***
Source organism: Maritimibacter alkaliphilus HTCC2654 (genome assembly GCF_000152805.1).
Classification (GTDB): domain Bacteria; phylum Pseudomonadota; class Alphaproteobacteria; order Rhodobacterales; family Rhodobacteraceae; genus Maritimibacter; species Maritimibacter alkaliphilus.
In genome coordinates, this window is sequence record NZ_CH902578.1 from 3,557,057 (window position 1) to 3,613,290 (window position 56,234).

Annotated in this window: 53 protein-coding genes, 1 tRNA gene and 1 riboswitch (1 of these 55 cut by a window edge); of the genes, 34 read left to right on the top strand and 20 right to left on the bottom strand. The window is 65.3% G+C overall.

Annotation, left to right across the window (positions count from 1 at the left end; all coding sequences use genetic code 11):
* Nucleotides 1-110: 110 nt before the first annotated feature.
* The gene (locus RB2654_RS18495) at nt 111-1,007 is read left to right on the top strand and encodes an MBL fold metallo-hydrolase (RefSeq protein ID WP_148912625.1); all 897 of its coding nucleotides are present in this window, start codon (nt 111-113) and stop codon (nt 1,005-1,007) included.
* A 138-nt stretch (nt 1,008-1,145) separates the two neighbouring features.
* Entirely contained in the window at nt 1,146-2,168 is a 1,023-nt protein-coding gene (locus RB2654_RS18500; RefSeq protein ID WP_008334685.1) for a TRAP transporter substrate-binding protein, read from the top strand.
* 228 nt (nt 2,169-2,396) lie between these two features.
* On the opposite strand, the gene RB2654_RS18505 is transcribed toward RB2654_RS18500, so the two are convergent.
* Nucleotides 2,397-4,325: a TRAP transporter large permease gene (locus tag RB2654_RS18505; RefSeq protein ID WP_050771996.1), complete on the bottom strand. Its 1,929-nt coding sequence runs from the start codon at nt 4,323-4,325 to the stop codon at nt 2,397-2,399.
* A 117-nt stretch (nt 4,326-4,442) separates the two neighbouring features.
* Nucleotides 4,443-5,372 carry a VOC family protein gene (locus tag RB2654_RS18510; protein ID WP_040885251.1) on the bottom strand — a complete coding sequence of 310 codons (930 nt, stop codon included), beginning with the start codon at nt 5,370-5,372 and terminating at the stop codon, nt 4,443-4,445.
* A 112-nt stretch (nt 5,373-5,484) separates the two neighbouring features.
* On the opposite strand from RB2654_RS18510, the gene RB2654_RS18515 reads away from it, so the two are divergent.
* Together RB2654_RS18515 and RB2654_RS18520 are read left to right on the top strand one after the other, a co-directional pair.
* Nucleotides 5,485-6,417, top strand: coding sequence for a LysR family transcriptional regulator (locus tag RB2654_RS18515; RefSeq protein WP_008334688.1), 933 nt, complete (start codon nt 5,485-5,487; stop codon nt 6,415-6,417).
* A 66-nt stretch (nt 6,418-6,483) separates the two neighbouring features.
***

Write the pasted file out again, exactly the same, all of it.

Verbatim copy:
Source organism: Maritimibacter alkaliphilus HTCC2654 (genome assembly GCF_000152805.1).
Classification (GTDB): domain Bacteria; phylum Pseudomonadota; class Alphaproteobacteria; order Rhodobacterales; family Rhodobacteraceae; genus Maritimibacter; species Maritimibacter alkaliphilus.
In genome coordinates, this window is sequence record NZ_CH902578.1 from 3,557,057 (window position 1) to 3,613,290 (window position 56,234).

Annotated in this window: 53 protein-coding genes, 1 tRNA gene and 1 riboswitch (1 of these 55 cut by a window edge); of the genes, 34 read left to right on the top strand and 20 right to left on the bottom strand. The window is 65.3% G+C overall.

Annotation, left to right across the window (positions count from 1 at the left end; all coding sequences use genetic code 11):
* Nucleotides 1-110: 110 nt before the first annotated feature.
* The gene (locus RB2654_RS18495) at nt 111-1,007 is read left to right on the top strand and encodes an MBL fold metallo-hydrolase (RefSeq protein ID WP_148912625.1); all 897 of its coding nucleotides are present in this window, start codon (nt 111-113) and stop codon (nt 1,005-1,007) included.
* A 138-nt stretch (nt 1,008-1,145) separates the two neighbouring features.
* Entirely contained in the window at nt 1,146-2,168 is a 1,023-nt protein-coding gene (locus RB2654_RS18500; RefSeq protein ID WP_008334685.1) for a TRAP transporter substrate-binding protein, read from the top strand.
* 228 nt (nt 2,169-2,396) lie between these two features.
* On the opposite strand, the gene RB2654_RS18505 is transcribed toward RB2654_RS18500, so the two are convergent.
* Nucleotides 2,397-4,325: a TRAP transporter large permease gene (locus tag RB2654_RS18505; RefSeq protein ID WP_050771996.1), complete on the bottom strand. Its 1,929-nt coding sequence runs from the start codon at nt 4,323-4,325 to the stop codon at nt 2,397-2,399.
* A 117-nt stretch (nt 4,326-4,442) separates the two neighbouring features.
* Nucleotides 4,443-5,372 carry a VOC family protein gene (locus tag RB2654_RS18510; protein ID WP_040885251.1) on the bottom strand — a complete coding sequence of 310 codons (930 nt, stop codon included), beginning with the start codon at nt 5,370-5,372 and terminating at the stop codon, nt 4,443-4,445.
* A 112-nt stretch (nt 5,373-5,484) separates the two neighbouring features.
* On the opposite strand from RB2654_RS18510, the gene RB2654_RS18515 reads away from it, so the two are divergent.
* Together RB2654_RS18515 and RB2654_RS18520 are read left to right on the top strand one after the other, a co-directional pair.
* Nucleotides 5,485-6,417, top strand: coding sequence for a LysR family transcriptional regulator (locus tag RB2654_RS18515; RefSeq protein WP_008334688.1), 933 nt, complete (start codon nt 5,485-5,487; stop codon nt 6,415-6,417).
* A 66-nt stretch (nt 6,418-6,483) separates the two neighbouring features.